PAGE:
Palestinian leader Mahmud Abbas and Hamas chief Khaled Meshaal meet in the Egyptian capital Cairo on Thursday in a bid to cement a reconciliation deal that has stalled for more than six months.
After a summer of scepticism over prospects for a real rapprochement between Abbas's secular Fatah movement and its Islamist rival Hamas, a new optimism has emerged in recent weeks.
"President Abbas intends to deploy all possible efforts to reach a global Palestinian agreement and reach an understanding on a common political vision for all the movements," senior Fatah official Azzam al-Ahmed told AFP in Cairo on Wednesday.
Hamas officials expressed similar sentiments about the talks, which are to begin at 11:00 am (0900 GMT)
"We want this meeting to open a new page and a new hope for the Palestinian people," Hamas deputy head Mussa Abu Marzuk told AFP on arrival in the Egyptian capital.
Izzat al-Rishq, another of the group's Damascus-based leadership, said the talks "will start with a face-to-face meeting between Abbas and Meshaal which will last about two hours."
On the agenda are key issues including the adoption of a unified Palestinian strategy, forming an interim government, reform of the Palestine Liberation Organisation and agreeing on a date for elections.
Rishq said Hamas was committed to finding a way to implement the reconciliation.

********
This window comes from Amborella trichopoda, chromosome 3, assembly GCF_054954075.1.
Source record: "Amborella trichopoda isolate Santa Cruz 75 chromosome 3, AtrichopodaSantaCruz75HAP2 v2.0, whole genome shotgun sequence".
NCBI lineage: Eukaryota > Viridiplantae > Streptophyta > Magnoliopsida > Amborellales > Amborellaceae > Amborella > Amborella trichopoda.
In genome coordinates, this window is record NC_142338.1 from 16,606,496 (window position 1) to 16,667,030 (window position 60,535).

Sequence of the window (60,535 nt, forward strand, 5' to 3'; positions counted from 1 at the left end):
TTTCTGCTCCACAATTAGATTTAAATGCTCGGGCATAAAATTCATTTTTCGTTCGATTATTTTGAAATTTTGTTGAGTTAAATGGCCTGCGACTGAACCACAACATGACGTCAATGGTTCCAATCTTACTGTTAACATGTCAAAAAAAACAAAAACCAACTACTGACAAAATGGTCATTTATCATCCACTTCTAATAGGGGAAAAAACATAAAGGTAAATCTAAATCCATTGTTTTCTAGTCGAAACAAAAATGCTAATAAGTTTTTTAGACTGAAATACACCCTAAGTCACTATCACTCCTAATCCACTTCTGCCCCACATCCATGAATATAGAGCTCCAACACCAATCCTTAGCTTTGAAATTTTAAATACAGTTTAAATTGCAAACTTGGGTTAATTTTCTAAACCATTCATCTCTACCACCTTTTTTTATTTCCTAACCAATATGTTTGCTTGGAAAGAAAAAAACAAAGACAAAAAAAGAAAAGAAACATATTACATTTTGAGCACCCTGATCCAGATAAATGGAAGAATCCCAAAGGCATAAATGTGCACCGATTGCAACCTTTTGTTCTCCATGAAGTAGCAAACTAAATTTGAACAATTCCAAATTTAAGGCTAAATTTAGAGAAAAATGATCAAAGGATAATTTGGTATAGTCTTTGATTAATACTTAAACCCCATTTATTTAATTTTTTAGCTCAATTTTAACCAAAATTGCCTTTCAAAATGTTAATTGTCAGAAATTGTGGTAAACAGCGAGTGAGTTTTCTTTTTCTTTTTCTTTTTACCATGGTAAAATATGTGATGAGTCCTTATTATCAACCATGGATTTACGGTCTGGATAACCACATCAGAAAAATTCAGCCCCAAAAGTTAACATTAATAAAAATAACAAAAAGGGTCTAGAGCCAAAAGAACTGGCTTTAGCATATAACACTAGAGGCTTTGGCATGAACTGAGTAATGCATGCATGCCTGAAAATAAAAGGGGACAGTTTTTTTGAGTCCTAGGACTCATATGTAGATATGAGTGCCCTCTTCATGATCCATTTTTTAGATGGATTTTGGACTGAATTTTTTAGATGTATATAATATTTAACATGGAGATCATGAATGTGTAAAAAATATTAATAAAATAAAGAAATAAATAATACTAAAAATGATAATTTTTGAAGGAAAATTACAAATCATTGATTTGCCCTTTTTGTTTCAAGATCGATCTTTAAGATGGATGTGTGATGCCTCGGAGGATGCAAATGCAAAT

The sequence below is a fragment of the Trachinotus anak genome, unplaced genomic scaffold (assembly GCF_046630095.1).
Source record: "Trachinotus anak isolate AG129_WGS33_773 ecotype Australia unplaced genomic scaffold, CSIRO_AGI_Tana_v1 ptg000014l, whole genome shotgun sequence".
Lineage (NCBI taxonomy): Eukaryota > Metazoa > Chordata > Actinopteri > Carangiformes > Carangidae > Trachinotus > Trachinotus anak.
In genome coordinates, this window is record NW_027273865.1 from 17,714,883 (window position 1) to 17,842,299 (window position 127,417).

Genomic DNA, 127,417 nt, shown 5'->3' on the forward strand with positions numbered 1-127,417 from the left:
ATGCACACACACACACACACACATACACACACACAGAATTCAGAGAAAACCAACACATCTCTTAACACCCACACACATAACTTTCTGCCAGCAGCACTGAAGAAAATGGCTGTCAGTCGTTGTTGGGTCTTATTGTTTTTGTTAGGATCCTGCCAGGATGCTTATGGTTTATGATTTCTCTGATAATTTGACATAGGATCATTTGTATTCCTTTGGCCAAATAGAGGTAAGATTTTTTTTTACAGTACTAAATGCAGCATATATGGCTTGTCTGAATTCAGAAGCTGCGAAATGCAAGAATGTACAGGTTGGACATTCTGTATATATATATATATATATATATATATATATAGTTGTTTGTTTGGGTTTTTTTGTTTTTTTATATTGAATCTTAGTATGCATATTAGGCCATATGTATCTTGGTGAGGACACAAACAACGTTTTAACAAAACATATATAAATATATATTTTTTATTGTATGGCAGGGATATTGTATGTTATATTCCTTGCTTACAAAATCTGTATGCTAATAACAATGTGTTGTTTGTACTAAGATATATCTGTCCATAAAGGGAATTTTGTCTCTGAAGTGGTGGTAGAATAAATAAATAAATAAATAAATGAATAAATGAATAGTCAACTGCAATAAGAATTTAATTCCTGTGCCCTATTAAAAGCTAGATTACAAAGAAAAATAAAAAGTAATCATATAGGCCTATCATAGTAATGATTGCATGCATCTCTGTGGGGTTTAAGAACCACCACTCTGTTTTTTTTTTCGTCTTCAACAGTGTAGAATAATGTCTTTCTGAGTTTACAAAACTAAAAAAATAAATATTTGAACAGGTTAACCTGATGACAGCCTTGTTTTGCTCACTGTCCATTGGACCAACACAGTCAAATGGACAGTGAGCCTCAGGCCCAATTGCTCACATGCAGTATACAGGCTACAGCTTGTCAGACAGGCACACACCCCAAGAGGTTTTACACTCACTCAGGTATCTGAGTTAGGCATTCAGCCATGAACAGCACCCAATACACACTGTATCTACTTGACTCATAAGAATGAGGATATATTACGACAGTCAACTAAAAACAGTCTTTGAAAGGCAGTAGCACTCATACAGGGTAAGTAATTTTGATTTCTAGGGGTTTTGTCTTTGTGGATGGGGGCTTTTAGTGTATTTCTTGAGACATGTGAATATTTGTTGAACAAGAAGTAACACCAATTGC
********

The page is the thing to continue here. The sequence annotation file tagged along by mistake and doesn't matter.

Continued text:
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"We want unity and the end of the division so we can achieve our rights," he told AFP.
And he criticised Washington and the European Union, which have both warned they will not work with a government that includes Hamas unless the Islamists recognise Israel, renounce violence and agree to abide by previous governments.
"Unfortunately the Americans and Europeans have taken negative positions on the meeting between the brothers Meshaal and Abbas," Rishq said.
"This position is the result of their desire for the continuation of the Palestinian division so they can continue to impose their dictates on the Palestinian people."
If the talks are successful, there will be a follow-up meeting in December with all the Palestinian factions to finalise the agreements reached, officials said this week.
Hamas and Fatah, which respectively control the West Bank and the Gaza Strip, have long been political rivals, but tensions spilled over into deadly violence in 2007 with Hamas forces eventually routing their Fatah rivals and taking control of the Gaza Strip.
They signed a surprise agreement in May to end their long-standing bitter rivalry, but it has yet to be implemented.
It called for the immediate formation of an interim government to pave the way for presidential and parliamentary elections within a year.
But the two sides have so far failed to agree on the composition of the caretaker government and, in particular, who will head it.